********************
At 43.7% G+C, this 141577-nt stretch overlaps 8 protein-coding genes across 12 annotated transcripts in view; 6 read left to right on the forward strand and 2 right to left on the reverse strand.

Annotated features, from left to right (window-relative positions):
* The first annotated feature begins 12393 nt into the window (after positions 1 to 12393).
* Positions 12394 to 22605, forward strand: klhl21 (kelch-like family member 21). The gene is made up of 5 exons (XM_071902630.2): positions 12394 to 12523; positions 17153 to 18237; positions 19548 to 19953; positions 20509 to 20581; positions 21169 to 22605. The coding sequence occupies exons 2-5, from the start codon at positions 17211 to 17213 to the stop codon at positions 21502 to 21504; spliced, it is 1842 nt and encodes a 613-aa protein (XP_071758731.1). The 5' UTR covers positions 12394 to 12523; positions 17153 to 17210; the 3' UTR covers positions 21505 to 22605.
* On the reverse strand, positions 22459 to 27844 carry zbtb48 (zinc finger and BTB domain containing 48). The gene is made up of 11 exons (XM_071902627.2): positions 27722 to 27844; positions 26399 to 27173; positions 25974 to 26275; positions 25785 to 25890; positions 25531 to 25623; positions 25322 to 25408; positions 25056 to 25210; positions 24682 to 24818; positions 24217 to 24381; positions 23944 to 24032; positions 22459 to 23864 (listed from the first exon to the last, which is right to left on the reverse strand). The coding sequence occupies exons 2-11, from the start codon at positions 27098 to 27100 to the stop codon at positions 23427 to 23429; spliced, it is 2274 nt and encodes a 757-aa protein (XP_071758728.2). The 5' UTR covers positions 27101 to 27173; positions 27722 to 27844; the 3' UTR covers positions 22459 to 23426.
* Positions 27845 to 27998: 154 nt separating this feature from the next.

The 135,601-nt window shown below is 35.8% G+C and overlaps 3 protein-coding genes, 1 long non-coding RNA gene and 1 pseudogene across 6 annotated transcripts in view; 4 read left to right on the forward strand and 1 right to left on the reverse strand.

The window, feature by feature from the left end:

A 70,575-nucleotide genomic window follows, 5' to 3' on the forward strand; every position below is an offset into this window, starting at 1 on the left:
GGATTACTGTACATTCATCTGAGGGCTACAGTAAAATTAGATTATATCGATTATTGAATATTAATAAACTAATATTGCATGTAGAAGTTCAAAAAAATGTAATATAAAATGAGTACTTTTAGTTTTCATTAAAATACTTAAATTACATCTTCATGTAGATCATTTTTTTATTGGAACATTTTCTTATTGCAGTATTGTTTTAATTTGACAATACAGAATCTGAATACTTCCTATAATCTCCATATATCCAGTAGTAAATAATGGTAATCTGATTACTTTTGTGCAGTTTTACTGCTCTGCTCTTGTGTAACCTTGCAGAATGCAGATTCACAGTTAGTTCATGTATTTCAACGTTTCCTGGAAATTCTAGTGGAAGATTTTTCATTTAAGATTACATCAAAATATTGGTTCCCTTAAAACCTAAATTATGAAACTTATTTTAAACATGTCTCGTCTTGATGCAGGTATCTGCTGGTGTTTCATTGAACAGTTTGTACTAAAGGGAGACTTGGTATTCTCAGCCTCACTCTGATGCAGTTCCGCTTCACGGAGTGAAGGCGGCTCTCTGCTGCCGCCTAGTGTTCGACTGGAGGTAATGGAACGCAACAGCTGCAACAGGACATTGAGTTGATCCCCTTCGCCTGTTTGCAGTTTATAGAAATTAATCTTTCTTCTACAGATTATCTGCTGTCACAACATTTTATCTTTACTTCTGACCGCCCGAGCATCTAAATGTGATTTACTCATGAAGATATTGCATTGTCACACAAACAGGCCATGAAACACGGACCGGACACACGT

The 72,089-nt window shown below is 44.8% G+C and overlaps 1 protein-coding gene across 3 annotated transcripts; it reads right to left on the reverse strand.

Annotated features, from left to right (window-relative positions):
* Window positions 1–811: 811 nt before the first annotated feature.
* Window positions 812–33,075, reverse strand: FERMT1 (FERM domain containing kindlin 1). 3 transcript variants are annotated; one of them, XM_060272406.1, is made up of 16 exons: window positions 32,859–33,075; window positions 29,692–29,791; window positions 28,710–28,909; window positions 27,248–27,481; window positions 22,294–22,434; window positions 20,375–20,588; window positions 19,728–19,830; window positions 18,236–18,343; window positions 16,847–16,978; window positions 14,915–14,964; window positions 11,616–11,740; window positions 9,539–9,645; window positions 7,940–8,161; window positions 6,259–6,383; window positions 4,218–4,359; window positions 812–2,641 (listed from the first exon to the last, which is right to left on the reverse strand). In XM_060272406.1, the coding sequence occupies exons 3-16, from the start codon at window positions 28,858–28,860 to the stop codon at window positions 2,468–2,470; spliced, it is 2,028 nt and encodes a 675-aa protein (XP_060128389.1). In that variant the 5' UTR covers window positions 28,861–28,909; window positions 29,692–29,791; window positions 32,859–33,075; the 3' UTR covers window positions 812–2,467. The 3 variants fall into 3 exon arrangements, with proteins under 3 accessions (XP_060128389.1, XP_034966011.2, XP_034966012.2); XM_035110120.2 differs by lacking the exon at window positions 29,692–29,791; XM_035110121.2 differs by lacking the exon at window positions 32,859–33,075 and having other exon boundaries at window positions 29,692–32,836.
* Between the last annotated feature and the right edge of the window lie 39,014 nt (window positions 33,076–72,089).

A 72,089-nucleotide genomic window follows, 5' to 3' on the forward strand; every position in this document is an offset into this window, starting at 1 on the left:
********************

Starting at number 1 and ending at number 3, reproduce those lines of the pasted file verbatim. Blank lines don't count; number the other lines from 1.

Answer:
At 43.7% G+C, this 141577-nt stretch overlaps 8 protein-coding genes across 12 annotated transcripts in view; 6 read left to right on the forward strand and 2 right to left on the reverse strand.

Annotated features, from left to right (window-relative positions):
* The first annotated feature begins 12393 nt into the window (after positions 1 to 12393).